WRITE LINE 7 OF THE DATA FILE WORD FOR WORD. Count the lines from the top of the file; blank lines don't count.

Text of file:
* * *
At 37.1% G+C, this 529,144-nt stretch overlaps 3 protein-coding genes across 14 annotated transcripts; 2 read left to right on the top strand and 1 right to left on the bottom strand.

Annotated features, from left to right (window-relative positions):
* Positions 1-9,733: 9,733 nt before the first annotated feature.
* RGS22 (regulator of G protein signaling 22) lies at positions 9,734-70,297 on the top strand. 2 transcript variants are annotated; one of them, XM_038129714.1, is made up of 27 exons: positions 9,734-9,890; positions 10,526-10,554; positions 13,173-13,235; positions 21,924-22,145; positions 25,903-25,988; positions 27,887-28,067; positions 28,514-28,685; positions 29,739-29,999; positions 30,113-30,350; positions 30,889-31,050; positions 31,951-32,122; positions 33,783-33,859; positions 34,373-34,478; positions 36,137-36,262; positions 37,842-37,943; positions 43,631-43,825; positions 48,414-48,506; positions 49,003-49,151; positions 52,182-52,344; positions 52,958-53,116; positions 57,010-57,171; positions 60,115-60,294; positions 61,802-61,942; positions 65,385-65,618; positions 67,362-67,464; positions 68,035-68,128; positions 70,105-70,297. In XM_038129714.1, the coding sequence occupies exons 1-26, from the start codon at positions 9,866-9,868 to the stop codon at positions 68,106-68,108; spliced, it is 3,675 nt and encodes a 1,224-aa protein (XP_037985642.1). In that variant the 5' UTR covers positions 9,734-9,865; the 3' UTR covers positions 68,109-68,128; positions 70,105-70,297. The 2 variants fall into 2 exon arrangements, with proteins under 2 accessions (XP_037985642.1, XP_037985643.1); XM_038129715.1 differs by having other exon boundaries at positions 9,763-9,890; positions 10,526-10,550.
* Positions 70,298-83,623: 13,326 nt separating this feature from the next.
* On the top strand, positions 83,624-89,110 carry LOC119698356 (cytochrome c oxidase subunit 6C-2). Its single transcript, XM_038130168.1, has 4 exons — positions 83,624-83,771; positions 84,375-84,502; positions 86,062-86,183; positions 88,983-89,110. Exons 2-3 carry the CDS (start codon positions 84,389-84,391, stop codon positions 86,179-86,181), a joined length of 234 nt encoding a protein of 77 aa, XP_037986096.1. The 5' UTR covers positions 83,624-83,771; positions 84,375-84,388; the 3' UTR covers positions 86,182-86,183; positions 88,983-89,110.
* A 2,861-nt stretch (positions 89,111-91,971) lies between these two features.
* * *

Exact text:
* A 2,861-nt stretch (positions 89,111-91,971) lies between these two features.